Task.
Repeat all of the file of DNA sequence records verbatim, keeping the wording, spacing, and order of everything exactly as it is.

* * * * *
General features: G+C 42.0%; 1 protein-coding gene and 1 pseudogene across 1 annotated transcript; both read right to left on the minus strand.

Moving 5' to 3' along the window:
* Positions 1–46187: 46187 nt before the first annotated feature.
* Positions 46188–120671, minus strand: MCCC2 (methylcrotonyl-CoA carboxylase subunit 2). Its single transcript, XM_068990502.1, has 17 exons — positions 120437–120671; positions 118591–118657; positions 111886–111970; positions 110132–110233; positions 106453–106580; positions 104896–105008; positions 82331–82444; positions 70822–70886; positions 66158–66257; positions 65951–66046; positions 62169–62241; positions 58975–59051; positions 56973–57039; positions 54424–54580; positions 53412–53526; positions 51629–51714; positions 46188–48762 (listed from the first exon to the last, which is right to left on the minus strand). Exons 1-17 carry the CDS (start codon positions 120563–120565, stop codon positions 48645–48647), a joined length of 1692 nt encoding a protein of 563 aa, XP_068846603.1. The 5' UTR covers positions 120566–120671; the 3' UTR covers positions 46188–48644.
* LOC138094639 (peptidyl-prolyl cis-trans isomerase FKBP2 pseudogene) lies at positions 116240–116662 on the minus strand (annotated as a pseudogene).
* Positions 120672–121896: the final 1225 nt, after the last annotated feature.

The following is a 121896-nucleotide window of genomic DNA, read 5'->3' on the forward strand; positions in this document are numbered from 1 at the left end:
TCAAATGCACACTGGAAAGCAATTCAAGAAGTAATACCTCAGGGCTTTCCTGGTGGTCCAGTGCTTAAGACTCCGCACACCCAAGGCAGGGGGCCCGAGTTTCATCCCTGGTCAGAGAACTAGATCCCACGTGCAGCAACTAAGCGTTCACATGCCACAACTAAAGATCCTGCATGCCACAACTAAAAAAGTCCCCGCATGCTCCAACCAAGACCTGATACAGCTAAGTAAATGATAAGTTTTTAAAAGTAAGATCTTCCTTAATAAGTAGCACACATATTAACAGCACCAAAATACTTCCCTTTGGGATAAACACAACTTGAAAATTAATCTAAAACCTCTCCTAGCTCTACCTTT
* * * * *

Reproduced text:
General features: G+C 42.0%; 1 protein-coding gene and 1 pseudogene across 1 annotated transcript; both read right to left on the minus strand.

Moving 5' to 3' along the window:
* Positions 1–46187: 46187 nt before the first annotated feature.
* Positions 46188–120671, minus strand: MCCC2 (methylcrotonyl-CoA carboxylase subunit 2). Its single transcript, XM_068990502.1, has 17 exons — positions 120437–120671; positions 118591–118657; positions 111886–111970; positions 110132–110233; positions 106453–106580; positions 104896–105008; positions 82331–82444; positions 70822–70886; positions 66158–66257; positions 65951–66046; positions 62169–62241; positions 58975–59051; positions 56973–57039; positions 54424–54580; positions 53412–53526; positions 51629–51714; positions 46188–48762 (listed from the first exon to the last, which is right to left on the minus strand). Exons 1-17 carry the CDS (start codon positions 120563–120565, stop codon positions 48645–48647), a joined length of 1692 nt encoding a protein of 563 aa, XP_068846603.1. The 5' UTR covers positions 120566–120671; the 3' UTR covers positions 46188–48644.
* LOC138094639 (peptidyl-prolyl cis-trans isomerase FKBP2 pseudogene) lies at positions 116240–116662 on the minus strand (annotated as a pseudogene).
* Positions 120672–121896: the final 1225 nt, after the last annotated feature.

The following is a 121896-nucleotide window of genomic DNA, read 5'->3' on the forward strand; positions in this document are numbered from 1 at the left end:
TCAAATGCACACTGGAAAGCAATTCAAGAAGTAATACCTCAGGGCTTTCCTGGTGGTCCAGTGCTTAAGACTCCGCACACCCAAGGCAGGGGGCCCGAGTTTCATCCCTGGTCAGAGAACTAGATCCCACGTGCAGCAACTAAGCGTTCACATGCCACAACTAAAGATCCTGCATGCCACAACTAAAAAAGTCCCCGCATGCTCCAACCAAGACCTGATACAGCTAAGTAAATGATAAGTTTTTAAAAGTAAGATCTTCCTTAATAAGTAGCACACATATTAACAGCACCAAAATACTTCCCTTTGGGATAAACACAACTTGAAAATTAATCTAAAACCTCTCCTAGCTCTACCTTT